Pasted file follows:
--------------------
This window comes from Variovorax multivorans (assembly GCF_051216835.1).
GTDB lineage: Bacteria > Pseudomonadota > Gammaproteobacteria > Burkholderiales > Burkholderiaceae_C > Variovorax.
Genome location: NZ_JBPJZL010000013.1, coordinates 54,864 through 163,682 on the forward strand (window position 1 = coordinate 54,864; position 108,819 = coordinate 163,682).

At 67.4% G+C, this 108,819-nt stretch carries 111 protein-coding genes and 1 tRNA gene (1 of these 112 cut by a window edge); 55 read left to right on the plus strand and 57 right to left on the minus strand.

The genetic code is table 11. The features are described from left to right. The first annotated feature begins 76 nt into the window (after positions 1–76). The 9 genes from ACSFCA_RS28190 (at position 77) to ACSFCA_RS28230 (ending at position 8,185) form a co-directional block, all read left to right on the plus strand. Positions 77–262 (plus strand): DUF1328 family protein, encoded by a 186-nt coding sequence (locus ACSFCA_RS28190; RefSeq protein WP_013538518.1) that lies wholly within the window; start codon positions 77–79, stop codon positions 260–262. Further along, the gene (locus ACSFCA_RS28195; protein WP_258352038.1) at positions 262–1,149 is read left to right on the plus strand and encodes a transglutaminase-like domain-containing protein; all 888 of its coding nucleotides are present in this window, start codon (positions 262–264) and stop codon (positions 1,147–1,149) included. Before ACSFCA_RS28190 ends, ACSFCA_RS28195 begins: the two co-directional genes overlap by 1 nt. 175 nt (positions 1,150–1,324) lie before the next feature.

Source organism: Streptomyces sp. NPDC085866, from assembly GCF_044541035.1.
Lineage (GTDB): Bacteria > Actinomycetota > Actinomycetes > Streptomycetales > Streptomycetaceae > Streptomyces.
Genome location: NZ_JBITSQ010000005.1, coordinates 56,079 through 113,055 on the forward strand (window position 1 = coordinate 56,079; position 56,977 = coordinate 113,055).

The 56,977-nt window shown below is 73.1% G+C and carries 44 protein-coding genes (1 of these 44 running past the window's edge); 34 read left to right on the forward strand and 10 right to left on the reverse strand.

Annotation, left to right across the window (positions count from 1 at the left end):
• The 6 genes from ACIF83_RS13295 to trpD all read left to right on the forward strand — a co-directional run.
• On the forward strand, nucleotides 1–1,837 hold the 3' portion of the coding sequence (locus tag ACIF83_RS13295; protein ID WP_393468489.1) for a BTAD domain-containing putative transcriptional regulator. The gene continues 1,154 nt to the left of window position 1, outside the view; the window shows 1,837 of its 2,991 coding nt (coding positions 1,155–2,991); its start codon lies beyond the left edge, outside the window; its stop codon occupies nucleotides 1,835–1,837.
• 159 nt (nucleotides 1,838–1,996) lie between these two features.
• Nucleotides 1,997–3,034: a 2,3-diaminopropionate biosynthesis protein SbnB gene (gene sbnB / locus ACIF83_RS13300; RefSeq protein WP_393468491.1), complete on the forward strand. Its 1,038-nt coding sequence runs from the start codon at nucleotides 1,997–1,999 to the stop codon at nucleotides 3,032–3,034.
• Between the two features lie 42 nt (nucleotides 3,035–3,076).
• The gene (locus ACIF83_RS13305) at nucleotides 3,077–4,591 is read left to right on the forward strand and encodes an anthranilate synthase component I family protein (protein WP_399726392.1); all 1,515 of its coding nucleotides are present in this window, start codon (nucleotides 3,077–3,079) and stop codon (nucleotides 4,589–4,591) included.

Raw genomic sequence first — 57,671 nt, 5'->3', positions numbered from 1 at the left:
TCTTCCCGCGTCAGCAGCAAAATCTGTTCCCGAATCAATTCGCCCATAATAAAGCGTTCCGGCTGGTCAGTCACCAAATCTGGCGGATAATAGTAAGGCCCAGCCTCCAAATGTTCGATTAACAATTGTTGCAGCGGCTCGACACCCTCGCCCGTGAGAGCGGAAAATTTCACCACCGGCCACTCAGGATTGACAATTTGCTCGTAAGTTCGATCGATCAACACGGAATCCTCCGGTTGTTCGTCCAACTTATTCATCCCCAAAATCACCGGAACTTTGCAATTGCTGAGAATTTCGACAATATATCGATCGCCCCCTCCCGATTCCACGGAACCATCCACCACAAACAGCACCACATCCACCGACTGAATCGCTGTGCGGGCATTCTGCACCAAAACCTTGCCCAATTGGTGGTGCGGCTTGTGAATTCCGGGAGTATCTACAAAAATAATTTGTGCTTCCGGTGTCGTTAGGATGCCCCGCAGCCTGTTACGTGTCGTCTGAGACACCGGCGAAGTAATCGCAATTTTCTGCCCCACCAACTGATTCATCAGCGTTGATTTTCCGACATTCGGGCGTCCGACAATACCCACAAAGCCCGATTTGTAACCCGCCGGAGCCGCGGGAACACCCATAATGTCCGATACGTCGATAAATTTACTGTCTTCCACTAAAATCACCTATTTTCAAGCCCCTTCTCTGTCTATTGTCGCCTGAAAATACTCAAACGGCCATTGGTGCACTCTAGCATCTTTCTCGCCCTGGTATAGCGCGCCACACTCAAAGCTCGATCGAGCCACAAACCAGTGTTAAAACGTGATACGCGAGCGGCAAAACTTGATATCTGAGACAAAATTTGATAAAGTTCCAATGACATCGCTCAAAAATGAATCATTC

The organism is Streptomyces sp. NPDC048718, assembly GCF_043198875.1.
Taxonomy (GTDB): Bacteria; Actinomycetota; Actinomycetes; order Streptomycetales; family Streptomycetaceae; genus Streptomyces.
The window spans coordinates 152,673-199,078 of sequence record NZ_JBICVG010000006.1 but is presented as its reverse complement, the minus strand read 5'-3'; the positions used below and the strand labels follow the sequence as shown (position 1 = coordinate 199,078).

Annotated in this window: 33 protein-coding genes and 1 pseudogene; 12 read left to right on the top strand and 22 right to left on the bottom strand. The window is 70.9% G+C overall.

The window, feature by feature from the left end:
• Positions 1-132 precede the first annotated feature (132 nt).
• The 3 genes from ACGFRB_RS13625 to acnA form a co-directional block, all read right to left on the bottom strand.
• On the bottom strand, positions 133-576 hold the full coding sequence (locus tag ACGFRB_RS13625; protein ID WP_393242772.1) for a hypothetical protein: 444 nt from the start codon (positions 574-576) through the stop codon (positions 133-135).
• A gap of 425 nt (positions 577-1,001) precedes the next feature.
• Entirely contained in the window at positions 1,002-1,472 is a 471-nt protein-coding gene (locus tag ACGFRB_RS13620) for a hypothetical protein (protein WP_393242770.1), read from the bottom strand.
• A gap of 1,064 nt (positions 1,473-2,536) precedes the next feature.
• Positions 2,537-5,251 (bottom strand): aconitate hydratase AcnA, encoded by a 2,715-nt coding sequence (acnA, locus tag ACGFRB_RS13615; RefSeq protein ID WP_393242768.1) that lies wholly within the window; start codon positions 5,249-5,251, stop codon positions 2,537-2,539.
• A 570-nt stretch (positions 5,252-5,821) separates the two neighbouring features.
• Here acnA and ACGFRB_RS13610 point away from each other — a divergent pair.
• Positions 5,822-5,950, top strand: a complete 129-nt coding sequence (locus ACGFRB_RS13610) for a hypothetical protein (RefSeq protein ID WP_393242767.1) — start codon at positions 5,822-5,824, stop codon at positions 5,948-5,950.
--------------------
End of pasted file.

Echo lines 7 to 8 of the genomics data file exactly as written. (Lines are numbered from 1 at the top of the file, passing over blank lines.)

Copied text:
Lineage (GTDB): Bacteria > Actinomycetota > Actinomycetes > Streptomycetales > Streptomycetaceae > Streptomyces.
Genome location: NZ_JBITSQ010000005.1, coordinates 56,079 through 113,055 on the forward strand (window position 1 = coordinate 56,079; position 56,977 = coordinate 113,055).